NHS in crisis?

After fifty odd years my big toe toenails decided that deforming themselves would be a jolly wheeze.

After fifty odd years my big toe toenails decided that deforming themselves would be a jolly wheeze. Like most men I figured leaving it was a brilliant idea and that self diagnoses “Tell you what, I won’t cut them and they’ll grow out!” was the answer. The nails were becoming pretty lethal, cutting their own escape routes from any pair of socks that dared to try and contain them. After getting through most of Marks and Spencer’s sock inventory I decided enough was enough and visited my doctors for the first time since 2011. After being told “You’re a little overweight.” which was a tad cheeky given he hadn’t even weighed me, I was given an appointment at the Podiatry clinic to have the offending nails removed.

The waiting area left a lot to be desired, effectively it was some seats against the wall outside the lift! My daughter and I sat there not without some trepidation I hasten to add when the air was pierced by what was evidently a girl screaming “Aaaaaaarrrrrrrrrrrgh” what little blood was sloshing around in my cheeks left my face and I assumed the pose of a scared rabbit caught in the headlights. The girl in question appeared a few minutes later sporting a large bandage on her big toe but clearly relieved it was all over. “Mr Cannon?” I tried to pretend that my name was in fact Yul Brynner but the Podiatrist wasn’t fooled because he’d met me before. A very nice nurse with cherry red hair and apparently formerly a Goth moved towards my toes with what looked like a whale harpoon! “Now Mr Cannon, I’m going to inject your toes in four places, here, here….” I held up my hand, “Any chance I can have gas?” I’m not going to lie, the first three smarted a bit, the nurse had said I could swear if I needed to but I’d promised myself I’d be a brave little soldier. “I’m just going to do under the toe, now it is a fairly big nerve.” said the nurse. SHIIIIIIITING HELL!” sadly I let myself down.

The removal of the nails took no time at all and I felt nothing. The Podiatrist kept asking it I wanted to look, sadist. I politely refused  although I did agree to look at the nails after he had used half of the cotton industries yearly output on my toes “Here you are then Mr Cannon, oh let me just remove that bit of flesh before I show you your nails.” while choking back the contents of my breakfast he proceeded to waft said gnarled up talons in front of me. “Now here’s is your paperwork, go and see your practice nurse tomorrow and she will change the dressing and give you some dressings so you can look after your wounds for about two to three weeks.” he said. Now this part is important dear reader.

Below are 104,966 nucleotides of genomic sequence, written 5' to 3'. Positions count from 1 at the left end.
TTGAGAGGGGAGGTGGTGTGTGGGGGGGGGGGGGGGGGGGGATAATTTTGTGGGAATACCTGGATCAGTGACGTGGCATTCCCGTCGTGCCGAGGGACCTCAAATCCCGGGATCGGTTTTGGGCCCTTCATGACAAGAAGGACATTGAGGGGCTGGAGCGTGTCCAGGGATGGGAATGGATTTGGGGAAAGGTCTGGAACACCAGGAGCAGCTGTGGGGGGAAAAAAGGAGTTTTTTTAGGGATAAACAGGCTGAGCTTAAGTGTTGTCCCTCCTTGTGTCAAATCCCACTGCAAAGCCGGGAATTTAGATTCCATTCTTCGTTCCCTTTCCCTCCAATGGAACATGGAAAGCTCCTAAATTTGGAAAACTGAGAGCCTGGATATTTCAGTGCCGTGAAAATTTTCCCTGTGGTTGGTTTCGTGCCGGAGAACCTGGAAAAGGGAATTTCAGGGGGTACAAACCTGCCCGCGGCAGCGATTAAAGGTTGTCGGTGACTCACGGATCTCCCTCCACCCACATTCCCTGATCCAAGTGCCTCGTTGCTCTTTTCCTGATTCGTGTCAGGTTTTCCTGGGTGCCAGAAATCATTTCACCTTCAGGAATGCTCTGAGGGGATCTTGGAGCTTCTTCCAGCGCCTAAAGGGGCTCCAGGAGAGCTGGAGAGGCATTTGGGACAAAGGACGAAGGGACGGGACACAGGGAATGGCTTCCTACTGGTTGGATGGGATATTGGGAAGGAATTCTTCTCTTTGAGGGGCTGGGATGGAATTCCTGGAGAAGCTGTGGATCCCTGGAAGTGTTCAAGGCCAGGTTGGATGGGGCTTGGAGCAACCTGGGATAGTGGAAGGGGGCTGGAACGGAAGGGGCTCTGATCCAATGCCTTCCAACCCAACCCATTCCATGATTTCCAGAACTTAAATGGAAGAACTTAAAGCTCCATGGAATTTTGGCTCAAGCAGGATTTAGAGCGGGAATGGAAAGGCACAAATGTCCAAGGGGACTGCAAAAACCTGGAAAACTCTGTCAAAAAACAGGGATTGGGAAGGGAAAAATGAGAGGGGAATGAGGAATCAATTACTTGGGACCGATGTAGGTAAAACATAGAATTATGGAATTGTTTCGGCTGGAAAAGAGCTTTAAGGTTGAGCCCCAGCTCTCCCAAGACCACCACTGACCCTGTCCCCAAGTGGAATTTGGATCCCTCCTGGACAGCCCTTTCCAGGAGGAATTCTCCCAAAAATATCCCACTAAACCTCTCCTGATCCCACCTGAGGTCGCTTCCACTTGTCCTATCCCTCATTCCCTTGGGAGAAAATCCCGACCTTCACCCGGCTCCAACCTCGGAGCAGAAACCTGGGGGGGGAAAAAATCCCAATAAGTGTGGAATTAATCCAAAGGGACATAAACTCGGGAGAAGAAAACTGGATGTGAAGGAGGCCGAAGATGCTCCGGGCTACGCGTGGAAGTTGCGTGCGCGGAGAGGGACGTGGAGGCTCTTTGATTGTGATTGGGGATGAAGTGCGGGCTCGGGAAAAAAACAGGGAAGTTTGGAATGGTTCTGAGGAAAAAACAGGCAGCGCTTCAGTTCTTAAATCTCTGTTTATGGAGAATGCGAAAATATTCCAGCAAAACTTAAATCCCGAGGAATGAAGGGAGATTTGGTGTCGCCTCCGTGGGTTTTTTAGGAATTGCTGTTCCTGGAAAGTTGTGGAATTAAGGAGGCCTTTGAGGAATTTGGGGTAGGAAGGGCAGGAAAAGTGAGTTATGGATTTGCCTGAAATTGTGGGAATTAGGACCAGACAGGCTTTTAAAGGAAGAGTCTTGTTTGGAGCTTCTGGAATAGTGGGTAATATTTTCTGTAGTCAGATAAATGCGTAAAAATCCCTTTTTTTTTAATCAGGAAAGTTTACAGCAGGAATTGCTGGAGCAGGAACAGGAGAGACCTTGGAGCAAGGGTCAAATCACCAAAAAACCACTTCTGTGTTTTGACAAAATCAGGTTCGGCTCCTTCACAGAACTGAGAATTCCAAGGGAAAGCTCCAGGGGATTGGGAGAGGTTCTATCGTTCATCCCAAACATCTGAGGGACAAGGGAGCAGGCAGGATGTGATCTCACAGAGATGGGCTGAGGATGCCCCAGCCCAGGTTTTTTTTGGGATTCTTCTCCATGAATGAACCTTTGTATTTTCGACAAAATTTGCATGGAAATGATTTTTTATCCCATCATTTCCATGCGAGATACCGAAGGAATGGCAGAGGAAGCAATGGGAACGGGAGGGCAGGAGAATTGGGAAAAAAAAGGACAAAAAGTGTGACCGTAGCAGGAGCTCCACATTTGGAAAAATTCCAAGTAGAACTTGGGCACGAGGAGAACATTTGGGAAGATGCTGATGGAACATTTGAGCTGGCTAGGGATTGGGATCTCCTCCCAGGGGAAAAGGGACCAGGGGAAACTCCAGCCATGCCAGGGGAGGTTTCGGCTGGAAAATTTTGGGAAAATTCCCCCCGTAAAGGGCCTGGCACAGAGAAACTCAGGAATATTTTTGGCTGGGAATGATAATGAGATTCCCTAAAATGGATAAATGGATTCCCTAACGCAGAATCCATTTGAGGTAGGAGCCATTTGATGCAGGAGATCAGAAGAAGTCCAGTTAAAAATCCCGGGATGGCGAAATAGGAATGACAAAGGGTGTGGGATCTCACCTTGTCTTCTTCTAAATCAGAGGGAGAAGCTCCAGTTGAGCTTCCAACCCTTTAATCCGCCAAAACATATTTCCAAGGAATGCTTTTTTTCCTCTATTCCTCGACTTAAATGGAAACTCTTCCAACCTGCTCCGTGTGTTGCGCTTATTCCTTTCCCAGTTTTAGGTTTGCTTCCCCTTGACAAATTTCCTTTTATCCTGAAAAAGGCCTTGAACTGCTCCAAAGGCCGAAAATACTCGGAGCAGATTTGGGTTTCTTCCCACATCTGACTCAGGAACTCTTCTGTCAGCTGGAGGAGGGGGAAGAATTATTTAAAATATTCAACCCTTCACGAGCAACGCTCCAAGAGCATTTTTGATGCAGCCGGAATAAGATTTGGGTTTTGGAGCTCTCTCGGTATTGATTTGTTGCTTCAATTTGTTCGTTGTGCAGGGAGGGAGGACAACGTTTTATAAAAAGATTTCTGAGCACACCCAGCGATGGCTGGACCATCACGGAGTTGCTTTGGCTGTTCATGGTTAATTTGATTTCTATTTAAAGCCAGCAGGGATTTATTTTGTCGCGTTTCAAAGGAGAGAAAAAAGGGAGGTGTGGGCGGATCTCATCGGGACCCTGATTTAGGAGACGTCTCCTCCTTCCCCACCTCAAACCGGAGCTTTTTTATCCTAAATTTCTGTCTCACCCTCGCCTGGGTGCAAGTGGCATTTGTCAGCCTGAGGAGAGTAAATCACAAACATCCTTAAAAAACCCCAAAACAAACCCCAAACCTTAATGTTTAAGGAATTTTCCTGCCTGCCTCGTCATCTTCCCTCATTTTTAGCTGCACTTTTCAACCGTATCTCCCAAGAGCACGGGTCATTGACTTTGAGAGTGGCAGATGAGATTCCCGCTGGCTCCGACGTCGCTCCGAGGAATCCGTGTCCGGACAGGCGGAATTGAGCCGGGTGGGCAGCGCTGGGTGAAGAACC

The following day I went to see the lovely practice nurse who’s obviously fully trained in cross infection and basic body fluid practice as last time I saw her when she took my blood she wore no gloves and now she proceeded to remove my blood and puss impregnated bandages with her bare hands yet again. After cleaning my toes a little and applying some new dressings she announced “Podiatry have put here you need 30 dressings? I’m afraid we don’t have enough. I’ll write you a prescription.” Now the thing is, they’re supposed to issue you with these, “Well how much will that be?” I said. “£16.00” said typhoid Mary.  “Well hang on. It says here you should issue them?” I responded. “As I said Mr Cannon, I don’t have enough.” Typhoid Mary managed to ‘supposedly’ scrape together two INADINE (Iodine) patches and two gauze pads but no tubigrip for toes which technically made the INADINE and gauze pointless.

I hobbled out to the Rolands Pharmacy only to be told they didn’t have the tubigrip. “There’s another chemist across the road dad.” said my daughter. We crossed over to the Lloyds Pharmacy, no, they don’t have it either! but they suggested I try Boots the chemist. I bought some bandage because I needed ‘something’ for the morning because the dressings honestly need changing every day. The next day I went down the town, we have two Boots chemists neither had any tubigrip nor did Superdrug. The assistant in boots said “Why don’t you go to the NHS walk-in centre? They’re bound to have it.” so I went there only to be told “We can change your dressing if you like but we can’t give you any bandages etc.” so let me get this right, you’re supposed to be given dressings after an operation, hell you need dressings after an operation, but nowhere stocks them not even on prescription!

I ended up buying some INADINE pads at 56p each some finger bandage at £3.19 and some gauze at £1.79 a pop. Looks like I’ll have to make my own dressings. I wonder why I pay my National Insurance?